Dry bean is shallow-rooted. Typically, the roots grow to an effective water extraction depth of 60 cm in a well-developed soil. Root distribution is concentrated near the surface; hence, dry bean obtains 85 per cent of its seasonal water from the upper 40 cm of the active root zone of 60 cm. The active root zone changes from a few millimetres at emergence to a maximum depth of 60 cm at the flowering growth stage.

Dry bean grows well and has high yield and quality potential when the soil water in the active root zone is kept between 60 and 100 per cent of the available water-holding capacity of the soil.



Figure 1. Daily water use during different growth stages of irrigated dry bean in southern Alberta. Shaded area indicates the variation in dry bean water use depending on plant type, cultivar, and climatic conditions.

Irrigation Scheduling Strategy

Effective dry bean irrigation scheduling uses soil water levels in the root zone as a measure for starting and stopping irrigations. Adequate soil water is critical for dry bean during emergence, vegetative (pre-flowering), flowering and pod-set growth stages. Therefore, it is best to have a soil profile (0 to 60-cm depth) that is near field capacity at planting (field capacity is the maximum amount of water a soil can hold, provided the soil drains freely).

Dry bean needs to have water for germination and root development during the early stages of growth. If the seedbed (surface 10 cm) is dry (less than 60 per cent of available), a light irrigation of 15 mm should be applied prior to seeding. Inadequate soil water in these early growth stages results in reduced plant populations and biomass yield, which, in turn, reduces final yield.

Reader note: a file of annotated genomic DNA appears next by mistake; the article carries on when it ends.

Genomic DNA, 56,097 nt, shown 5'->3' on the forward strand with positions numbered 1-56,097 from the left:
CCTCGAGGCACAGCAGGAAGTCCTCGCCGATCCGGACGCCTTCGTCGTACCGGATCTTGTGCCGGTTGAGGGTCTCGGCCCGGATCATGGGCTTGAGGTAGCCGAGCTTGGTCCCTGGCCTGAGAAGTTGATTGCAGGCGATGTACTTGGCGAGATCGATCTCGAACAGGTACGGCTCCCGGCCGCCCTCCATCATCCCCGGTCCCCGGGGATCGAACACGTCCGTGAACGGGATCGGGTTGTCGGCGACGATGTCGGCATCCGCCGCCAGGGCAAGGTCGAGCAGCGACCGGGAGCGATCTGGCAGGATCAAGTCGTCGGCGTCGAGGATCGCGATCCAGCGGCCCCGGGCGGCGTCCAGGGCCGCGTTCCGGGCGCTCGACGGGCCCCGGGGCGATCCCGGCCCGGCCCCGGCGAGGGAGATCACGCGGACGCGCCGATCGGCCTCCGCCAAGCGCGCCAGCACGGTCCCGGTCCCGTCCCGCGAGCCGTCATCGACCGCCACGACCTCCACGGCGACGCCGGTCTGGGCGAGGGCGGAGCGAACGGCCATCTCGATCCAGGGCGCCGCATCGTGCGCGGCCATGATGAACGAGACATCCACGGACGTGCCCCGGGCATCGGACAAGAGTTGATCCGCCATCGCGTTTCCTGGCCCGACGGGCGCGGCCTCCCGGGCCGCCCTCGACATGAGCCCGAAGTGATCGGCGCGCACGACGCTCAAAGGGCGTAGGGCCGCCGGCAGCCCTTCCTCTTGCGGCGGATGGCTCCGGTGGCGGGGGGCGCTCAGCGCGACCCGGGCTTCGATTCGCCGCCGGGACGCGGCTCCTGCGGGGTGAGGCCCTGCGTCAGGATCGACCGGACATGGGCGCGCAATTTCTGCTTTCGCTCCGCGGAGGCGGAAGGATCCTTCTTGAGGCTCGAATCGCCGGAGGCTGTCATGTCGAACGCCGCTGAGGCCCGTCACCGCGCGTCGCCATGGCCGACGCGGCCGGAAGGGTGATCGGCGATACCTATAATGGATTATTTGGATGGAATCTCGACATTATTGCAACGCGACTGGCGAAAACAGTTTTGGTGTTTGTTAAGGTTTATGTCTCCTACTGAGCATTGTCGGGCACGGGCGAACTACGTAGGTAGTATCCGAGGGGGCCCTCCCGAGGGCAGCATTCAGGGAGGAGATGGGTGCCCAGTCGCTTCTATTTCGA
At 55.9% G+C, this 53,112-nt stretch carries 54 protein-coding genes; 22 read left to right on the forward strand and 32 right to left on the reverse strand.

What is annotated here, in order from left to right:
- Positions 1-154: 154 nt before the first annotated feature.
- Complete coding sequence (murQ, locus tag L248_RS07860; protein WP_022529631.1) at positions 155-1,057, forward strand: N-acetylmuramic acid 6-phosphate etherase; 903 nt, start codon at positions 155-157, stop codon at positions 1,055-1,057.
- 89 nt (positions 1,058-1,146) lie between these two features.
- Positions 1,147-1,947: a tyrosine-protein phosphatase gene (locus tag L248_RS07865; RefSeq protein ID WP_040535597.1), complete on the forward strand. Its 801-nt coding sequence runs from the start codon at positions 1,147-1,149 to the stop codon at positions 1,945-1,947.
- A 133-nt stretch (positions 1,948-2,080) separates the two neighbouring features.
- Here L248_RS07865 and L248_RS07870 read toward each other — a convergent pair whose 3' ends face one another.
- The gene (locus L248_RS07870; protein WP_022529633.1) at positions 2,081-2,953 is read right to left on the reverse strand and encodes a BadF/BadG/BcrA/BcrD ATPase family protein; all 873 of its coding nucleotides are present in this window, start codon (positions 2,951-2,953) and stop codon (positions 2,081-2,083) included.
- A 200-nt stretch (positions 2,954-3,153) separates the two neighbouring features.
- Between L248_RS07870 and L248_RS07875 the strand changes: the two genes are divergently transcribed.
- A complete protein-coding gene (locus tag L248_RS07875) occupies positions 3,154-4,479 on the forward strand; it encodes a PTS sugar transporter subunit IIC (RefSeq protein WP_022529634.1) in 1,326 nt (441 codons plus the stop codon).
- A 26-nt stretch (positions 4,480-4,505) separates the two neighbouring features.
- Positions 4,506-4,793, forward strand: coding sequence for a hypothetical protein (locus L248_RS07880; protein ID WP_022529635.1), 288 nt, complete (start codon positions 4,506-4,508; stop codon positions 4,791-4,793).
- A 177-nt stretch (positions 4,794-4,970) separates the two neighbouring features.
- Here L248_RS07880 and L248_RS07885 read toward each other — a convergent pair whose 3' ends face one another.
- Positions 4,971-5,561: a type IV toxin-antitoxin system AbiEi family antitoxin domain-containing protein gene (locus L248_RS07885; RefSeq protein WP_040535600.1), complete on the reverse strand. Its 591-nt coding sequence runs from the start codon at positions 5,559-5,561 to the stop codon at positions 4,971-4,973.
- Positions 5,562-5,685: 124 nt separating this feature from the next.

Avoid irrigation just after seeding dry bean because it may lead to soil crusting, which results in problems with crop emergence, hence, reduced plant populations and reduced seed yield.

Dry bean will reach canopy closure early, mature early, and yield more if ample water is available in the root zone during the vegetative (pre-flowering) growth stages. To ensure ample water is available to dry bean during the vegetative growth stages, available soil moisture should not be depleted to less than 60 per cent in the 30-cm root zone. Figure 2 indicates how quickly the canopy closure occurs when a 30-cm root zone is used to manage irrigation on dry bean during the vegetative growth stages versus using a 60-cm root zone.

Managing soil water in a 30-cm root zone translates to light and frequent irrigation applications during the pre-flowering growth stages. Irrigation water applied during vegetative growth stages should meet crop water requirements and build up soil water to near field capacity in the 30 to 60-cm zone for later crop use during the peak water use period when flowering and pod-setting is occurring.

In general, dry bean is most sensitive to inadequate soil water during the flowering and pod-set growth stages. Inadequate soil water during these stages results in flower and pod abortions.

Dry bean roots reach maximum extension at the flowering growth stage. To ensure that soil water is adequate throughout the root zone, the monitoring depth of the root zone should be increased from 30 cm to 60 cm, and soil water should not be depleted to less than 60 per cent of available (i.e. allowable depletion should not be greater than 40 per cent of available).